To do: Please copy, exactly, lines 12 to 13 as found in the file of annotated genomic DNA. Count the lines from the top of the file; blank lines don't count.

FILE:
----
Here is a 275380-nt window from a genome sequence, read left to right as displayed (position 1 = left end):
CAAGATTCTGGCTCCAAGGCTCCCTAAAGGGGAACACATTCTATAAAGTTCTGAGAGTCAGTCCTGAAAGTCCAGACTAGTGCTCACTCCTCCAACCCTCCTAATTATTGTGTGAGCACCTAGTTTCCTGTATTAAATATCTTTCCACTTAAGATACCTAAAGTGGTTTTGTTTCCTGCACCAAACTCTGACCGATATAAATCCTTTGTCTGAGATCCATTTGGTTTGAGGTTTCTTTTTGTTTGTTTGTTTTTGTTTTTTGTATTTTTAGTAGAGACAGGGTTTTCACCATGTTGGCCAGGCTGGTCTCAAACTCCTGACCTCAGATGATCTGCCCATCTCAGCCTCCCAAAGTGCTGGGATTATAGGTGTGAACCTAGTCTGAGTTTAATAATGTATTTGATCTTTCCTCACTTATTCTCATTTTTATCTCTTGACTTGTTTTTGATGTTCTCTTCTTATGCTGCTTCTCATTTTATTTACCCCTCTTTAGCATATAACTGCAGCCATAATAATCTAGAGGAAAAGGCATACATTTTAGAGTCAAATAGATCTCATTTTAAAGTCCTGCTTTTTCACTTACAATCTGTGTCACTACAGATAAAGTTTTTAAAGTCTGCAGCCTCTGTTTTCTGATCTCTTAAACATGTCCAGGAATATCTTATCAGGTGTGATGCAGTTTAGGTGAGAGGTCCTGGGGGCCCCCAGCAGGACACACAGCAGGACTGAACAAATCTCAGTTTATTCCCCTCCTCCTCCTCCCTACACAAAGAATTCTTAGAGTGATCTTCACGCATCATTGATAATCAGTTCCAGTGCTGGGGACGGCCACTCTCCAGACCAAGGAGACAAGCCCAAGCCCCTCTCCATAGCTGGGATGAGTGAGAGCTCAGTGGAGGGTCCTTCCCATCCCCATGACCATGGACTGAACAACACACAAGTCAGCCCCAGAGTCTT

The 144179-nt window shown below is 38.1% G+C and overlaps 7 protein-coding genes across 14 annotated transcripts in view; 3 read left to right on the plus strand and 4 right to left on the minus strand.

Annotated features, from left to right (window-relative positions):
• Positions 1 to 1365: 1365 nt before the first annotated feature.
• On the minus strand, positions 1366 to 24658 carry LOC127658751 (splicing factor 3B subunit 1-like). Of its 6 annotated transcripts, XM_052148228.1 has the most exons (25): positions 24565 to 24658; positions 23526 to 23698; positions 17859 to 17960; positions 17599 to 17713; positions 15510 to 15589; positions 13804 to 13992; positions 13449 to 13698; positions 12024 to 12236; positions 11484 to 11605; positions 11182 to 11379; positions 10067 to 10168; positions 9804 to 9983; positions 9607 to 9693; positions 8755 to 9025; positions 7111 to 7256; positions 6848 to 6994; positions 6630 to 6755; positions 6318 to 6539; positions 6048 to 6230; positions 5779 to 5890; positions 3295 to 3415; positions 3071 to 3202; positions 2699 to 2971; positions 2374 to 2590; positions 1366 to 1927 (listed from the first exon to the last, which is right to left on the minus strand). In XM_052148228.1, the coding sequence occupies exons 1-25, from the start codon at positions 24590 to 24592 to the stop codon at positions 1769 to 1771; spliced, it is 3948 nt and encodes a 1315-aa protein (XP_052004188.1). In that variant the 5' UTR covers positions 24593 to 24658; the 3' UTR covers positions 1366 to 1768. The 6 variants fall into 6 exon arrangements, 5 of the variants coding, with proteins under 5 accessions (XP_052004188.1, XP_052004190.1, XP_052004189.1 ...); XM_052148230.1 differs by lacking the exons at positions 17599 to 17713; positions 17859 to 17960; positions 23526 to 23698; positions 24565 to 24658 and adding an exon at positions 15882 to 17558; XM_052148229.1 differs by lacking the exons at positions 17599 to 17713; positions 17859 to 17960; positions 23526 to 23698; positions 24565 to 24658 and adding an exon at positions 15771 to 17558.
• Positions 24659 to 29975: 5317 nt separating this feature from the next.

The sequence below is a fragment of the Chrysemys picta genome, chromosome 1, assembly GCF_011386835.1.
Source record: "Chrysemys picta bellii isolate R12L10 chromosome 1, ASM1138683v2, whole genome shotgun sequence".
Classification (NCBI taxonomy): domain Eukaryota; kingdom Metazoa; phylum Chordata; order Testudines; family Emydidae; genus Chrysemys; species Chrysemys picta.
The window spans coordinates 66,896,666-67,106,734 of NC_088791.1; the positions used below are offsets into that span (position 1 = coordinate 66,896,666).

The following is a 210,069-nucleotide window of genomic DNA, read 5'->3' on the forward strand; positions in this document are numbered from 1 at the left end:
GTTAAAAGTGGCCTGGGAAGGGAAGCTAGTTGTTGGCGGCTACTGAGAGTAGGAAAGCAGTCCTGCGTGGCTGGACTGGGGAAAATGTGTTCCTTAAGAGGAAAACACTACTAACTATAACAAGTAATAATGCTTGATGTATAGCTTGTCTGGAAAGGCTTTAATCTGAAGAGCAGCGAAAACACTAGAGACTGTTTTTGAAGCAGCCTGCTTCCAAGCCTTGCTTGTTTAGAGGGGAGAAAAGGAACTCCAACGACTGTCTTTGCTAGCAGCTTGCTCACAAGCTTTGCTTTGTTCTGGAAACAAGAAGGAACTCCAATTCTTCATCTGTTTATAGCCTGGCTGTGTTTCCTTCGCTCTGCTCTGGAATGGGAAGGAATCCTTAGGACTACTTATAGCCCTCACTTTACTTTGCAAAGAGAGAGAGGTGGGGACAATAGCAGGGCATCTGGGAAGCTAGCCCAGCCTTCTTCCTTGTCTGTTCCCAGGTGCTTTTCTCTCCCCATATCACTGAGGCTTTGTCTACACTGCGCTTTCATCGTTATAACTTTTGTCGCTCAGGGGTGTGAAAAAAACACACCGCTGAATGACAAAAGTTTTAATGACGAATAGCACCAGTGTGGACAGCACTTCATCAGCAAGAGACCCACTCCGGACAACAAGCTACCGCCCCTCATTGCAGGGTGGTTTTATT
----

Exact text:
The following is a 210,069-nucleotide window of genomic DNA, read 5'->3' on the forward strand; positions in this document are numbered from 1 at the left end:
GTTAAAAGTGGCCTGGGAAGGGAAGCTAGTTGTTGGCGGCTACTGAGAGTAGGAAAGCAGTCCTGCGTGGCTGGACTGGGGAAAATGTGTTCCTTAAGAGGAAAACACTACTAACTATAACAAGTAATAATGCTTGATGTATAGCTTGTCTGGAAAGGCTTTAATCTGAAGAGCAGCGAAAACACTAGAGACTGTTTTTGAAGCAGCCTGCTTCCAAGCCTTGCTTGTTTAGAGGGGAGAAAAGGAACTCCAACGACTGTCTTTGCTAGCAGCTTGCTCACAAGCTTTGCTTTGTTCTGGAAACAAGAAGGAACTCCAATTCTTCATCTGTTTATAGCCTGGCTGTGTTTCCTTCGCTCTGCTCTGGAATGGGAAGGAATCCTTAGGACTACTTATAGCCCTCACTTTACTTTGCAAAGAGAGAGAGGTGGGGACAATAGCAGGGCATCTGGGAAGCTAGCCCAGCCTTCTTCCTTGTCTGTTCCCAGGTGCTTTTCTCTCCCCATATCACTGAGGCTTTGTCTACACTGCGCTTTCATCGTTATAACTTTTGTCGCTCAGGGGTGTGAAAAAAACACACCGCTGAATGACAAAAGTTTTAATGACGAATAGCACCAGTGTGGACAGCACTTCATCAGCAAGAGACCCACTCCGGACAACAAGCTACCGCCCCTCATTGCAGGGTGGTTTTATT